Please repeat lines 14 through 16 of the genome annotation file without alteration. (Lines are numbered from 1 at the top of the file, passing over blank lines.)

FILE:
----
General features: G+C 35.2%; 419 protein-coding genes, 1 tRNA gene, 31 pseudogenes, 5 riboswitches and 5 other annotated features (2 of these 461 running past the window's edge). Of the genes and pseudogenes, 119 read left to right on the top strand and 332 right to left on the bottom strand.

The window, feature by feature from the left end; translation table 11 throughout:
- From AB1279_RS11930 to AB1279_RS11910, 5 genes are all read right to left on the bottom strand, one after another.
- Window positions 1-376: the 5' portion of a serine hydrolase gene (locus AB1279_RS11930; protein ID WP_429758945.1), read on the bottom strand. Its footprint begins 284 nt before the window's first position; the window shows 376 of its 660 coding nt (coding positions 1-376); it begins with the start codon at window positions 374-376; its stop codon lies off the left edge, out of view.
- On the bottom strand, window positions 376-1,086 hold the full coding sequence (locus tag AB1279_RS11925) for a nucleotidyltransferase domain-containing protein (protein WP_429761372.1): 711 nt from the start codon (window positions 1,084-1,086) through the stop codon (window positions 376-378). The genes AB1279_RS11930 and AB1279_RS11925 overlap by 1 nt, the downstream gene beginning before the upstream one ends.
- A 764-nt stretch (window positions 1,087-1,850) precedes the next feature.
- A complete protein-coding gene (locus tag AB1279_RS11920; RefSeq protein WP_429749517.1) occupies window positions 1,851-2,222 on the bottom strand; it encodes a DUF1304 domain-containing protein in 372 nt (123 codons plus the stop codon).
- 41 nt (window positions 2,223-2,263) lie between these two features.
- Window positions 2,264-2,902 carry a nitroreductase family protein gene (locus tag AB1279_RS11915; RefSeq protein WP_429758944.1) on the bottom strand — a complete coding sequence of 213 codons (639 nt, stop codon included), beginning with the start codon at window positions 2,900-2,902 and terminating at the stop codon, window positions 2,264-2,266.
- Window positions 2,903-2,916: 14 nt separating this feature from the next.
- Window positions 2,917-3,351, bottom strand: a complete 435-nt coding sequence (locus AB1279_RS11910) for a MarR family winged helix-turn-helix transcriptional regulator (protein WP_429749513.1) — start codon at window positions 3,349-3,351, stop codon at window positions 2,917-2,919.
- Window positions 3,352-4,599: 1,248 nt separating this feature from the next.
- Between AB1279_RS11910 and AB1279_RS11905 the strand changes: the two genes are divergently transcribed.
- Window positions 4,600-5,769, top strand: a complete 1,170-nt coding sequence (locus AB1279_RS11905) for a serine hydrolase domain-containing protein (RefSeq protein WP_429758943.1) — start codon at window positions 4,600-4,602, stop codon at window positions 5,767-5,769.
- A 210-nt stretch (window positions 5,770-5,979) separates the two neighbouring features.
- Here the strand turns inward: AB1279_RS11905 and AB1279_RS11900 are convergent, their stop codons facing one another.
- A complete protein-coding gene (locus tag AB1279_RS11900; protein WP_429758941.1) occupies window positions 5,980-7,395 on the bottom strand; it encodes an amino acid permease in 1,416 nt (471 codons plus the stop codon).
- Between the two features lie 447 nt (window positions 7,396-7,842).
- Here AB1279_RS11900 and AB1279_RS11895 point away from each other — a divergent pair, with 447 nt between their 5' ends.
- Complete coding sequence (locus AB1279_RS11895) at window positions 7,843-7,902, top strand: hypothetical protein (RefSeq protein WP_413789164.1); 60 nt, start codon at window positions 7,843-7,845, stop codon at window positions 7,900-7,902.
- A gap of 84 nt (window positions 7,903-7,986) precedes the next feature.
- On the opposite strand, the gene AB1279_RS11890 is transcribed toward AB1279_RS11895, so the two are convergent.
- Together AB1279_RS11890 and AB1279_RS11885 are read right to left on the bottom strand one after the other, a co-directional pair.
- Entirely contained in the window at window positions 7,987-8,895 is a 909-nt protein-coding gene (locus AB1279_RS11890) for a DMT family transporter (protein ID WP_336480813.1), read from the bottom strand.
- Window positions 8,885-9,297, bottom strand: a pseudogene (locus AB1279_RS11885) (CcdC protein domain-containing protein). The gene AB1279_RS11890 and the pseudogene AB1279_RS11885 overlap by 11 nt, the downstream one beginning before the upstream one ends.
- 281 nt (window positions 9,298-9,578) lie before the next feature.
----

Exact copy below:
- Window positions 4,600-5,769, top strand: a complete 1,170-nt coding sequence (locus AB1279_RS11905) for a serine hydrolase domain-containing protein (RefSeq protein WP_429758943.1) — start codon at window positions 4,600-4,602, stop codon at window positions 5,767-5,769.
- A 210-nt stretch (window positions 5,770-5,979) separates the two neighbouring features.
- Here the strand turns inward: AB1279_RS11905 and AB1279_RS11900 are convergent, their stop codons facing one another.